11 April 2013, Kuala Lumpur – Here is an article from Lim Chong’s memoirs on Selangor Open. The exact author of the article I am unsure as some of the articles do not have the author’s name. It would be safe to assume that it was Lim Chong if there is no author’s name to the article. To shed light on some of the earlier and little known Selangor Open chess champions, here is one article to appreciate the significance of the Selangor Open in the 1970s.
SELANGOR OPEN/THE EARLY YEARS
Woo Beng Keong emerged as the champion when the first Selangor Open was held at the Royal Selangor Club premises in Kuala Lumpur in 1974. The result did not come as a surprise as he was already considered a strong player then.
Two years earlier, Woo showed his promise when he was part of the Selangor team that won the title at the first MSSM (Malaysian Schools Sports Council) team chess championship held in Penang.
And two years after winning the Selangor Open title, Woo ended as runner-up in the third Malaysian individual championship which was won by Goh Yoon Wah. Making further progress, he was chosen as the second board player for the Malaysian team at the Chess Olympiad in Buenos Aires, Argentina, in 1978.
Basically self-taught, Woo would have been able to achieve more in chess if he was not tied up with work commitments as an accountant. He developed an aggressive style, with the Sicilian Defence as part of his repertoire, and was known as one of the strongest local players in the 1980s. Still able to fight hard in every game, Woo continued to make his presence felt, making occasional forays in local tournaments in past years.
Displaying his dominance, Dr Max Wotulo, an international master from Indonesia, was the Selangor Open champion in 1975, 1976 and 1977.
According to a write-up, he was born in Menado, Sulawesi, in 1933 and is considered one of the strong players in South-East Asia with international standing. He has been playing chess since the age of 15 and was champion of Jakarta in the 1964/65 period and twice finished second in the Indonesian Open chess championship.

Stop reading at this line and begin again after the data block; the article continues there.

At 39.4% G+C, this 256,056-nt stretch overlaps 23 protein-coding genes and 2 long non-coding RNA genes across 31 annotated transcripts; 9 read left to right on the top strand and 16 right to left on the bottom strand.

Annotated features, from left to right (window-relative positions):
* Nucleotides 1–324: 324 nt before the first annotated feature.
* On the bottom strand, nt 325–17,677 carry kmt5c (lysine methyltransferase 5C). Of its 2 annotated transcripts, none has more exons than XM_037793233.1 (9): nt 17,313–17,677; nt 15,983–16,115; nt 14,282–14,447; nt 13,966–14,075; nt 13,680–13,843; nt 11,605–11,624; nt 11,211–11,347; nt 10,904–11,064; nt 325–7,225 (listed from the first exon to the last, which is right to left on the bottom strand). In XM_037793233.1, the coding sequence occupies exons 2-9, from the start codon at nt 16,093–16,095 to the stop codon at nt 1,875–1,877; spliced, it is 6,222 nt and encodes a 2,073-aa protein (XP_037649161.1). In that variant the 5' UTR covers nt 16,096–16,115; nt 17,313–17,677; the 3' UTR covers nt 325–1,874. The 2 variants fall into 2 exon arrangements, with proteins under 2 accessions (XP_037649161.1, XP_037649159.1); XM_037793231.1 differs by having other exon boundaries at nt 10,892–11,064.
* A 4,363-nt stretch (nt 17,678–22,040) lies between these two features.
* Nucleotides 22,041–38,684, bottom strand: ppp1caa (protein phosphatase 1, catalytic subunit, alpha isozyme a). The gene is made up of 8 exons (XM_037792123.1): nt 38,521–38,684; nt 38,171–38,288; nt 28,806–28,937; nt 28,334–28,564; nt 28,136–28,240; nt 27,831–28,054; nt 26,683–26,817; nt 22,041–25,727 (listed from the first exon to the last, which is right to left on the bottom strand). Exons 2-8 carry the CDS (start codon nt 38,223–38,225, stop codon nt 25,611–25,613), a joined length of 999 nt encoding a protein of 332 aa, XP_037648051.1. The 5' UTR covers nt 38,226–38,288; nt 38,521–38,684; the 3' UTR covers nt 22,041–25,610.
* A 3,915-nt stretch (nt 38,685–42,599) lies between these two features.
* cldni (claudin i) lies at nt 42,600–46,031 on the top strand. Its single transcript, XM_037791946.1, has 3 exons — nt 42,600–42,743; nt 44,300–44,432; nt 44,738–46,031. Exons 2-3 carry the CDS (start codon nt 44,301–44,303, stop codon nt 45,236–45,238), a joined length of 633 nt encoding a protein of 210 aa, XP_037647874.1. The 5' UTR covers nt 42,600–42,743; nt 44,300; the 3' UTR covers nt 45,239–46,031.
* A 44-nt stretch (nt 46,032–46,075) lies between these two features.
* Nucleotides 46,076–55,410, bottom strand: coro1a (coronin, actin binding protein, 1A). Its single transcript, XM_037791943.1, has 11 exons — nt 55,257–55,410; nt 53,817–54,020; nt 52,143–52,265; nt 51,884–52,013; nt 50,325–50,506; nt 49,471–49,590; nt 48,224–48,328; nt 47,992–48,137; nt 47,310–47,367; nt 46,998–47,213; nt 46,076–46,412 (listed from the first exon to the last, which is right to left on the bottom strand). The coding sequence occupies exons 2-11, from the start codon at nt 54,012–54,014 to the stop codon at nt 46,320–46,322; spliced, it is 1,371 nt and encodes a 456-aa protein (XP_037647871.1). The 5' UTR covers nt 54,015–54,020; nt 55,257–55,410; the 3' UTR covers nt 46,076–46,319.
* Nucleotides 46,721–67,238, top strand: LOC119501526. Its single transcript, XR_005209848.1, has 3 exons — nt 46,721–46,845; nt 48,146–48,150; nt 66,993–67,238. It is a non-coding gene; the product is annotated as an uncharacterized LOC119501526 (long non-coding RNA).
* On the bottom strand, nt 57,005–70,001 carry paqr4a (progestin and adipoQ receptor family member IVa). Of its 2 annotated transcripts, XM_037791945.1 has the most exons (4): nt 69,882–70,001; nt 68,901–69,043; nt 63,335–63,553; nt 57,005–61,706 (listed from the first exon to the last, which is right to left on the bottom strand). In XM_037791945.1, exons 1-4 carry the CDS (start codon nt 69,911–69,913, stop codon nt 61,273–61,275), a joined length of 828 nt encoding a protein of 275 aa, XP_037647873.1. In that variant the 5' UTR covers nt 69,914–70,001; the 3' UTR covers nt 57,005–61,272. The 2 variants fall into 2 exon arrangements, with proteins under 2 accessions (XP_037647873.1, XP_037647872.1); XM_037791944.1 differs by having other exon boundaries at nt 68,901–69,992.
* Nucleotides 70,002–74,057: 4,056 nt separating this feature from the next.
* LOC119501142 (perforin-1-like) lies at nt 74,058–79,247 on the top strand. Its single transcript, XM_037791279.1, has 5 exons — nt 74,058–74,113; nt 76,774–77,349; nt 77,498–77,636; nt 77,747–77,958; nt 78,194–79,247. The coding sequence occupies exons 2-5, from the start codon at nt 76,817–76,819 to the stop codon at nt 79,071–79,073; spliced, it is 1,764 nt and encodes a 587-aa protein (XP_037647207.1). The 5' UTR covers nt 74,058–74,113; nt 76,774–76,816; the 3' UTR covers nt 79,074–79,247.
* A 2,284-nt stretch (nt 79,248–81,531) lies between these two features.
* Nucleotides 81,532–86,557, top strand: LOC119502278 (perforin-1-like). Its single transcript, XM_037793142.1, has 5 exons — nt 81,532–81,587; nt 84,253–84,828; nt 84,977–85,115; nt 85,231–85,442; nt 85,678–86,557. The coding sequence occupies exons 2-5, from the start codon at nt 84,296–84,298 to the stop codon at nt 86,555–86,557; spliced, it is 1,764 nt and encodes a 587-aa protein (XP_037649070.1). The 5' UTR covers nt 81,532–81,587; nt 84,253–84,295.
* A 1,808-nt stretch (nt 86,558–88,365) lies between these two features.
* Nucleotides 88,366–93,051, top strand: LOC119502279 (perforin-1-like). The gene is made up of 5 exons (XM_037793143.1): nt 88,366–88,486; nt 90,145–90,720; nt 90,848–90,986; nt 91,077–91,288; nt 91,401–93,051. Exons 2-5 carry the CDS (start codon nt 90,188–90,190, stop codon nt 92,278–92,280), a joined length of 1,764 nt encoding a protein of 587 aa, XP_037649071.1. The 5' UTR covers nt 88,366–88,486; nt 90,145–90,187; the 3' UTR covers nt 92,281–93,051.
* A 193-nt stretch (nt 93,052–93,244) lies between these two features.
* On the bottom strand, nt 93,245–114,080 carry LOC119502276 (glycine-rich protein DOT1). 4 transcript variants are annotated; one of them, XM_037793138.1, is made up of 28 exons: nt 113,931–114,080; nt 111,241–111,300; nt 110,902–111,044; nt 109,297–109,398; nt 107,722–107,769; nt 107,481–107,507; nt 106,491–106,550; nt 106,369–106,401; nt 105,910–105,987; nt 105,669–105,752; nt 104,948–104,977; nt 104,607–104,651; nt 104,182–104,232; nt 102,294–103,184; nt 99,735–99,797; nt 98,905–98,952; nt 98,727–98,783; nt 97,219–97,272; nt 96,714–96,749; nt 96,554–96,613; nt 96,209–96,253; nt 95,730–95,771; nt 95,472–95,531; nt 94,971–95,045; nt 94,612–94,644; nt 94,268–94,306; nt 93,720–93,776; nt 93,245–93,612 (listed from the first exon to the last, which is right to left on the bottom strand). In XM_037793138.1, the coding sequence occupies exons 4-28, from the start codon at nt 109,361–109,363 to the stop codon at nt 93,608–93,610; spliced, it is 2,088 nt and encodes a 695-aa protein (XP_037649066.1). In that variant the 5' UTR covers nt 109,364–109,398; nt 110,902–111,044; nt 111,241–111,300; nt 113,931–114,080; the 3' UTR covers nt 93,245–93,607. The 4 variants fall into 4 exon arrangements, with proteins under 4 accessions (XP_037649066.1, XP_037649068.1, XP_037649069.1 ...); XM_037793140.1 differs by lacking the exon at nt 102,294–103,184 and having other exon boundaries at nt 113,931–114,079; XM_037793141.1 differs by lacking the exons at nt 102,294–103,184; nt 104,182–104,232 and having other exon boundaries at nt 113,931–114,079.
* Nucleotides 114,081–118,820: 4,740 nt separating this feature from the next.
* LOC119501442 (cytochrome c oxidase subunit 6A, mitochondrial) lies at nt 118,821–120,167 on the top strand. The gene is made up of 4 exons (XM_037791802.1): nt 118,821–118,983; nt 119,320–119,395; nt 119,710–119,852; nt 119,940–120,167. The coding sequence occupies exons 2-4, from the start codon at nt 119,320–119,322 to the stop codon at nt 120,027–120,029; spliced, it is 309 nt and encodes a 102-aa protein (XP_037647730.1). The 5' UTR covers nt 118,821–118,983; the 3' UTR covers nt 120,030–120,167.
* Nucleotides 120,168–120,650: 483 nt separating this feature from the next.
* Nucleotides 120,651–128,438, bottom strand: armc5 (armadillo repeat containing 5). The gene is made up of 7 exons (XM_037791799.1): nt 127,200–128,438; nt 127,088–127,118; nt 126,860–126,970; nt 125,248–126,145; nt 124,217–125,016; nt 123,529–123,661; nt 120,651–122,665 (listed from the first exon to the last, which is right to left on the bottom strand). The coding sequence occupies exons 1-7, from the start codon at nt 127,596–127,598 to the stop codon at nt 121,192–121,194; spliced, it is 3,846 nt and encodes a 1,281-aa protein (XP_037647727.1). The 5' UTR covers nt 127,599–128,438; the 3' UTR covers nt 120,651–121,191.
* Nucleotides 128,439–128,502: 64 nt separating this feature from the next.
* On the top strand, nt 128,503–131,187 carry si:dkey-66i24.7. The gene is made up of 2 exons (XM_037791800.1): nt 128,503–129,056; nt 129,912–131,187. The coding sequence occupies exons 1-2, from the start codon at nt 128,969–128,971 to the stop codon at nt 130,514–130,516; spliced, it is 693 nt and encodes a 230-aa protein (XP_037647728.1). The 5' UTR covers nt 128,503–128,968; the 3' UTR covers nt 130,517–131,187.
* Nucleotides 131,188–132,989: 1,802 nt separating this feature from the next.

With his strong positional game and a deep understanding of chess, it is not surprising that he played first board for Indonesia at the Chess Olympiads in Leipzig, Germany, in 1960 and in Skopje, Yugoslavia, in 1972. He played second board for the Indonesian team at the Chess Olympiads in Havana, Cuba, in 1966 and in Siegen, Germany, in 1970. At the 1960 Olympiad in Leipzig, he was able to hold grandmaster Aleksandar Matanovic from Yugoslavia to a draw.
Wotulo became an international master in 1969 and since then he continued to remain active in chess in the local, regional and international circuits, travelling extensively to play in tournaments.
In 1974, he came to Kuala Lumpur to join Universiti Kebangsaan Malaysia as a lecturer in mathematics. He immediately took part in local tournaments and found success at the Selangor Open for three successive years from 1975. He has been giving simultaneous displays and his presence in the Malaysian chess scene has been a stimulation for our players.
To read more about the 40th Selangor Open 2013, please click here.(source: Lim Chong’s memoirs on Selangor Open)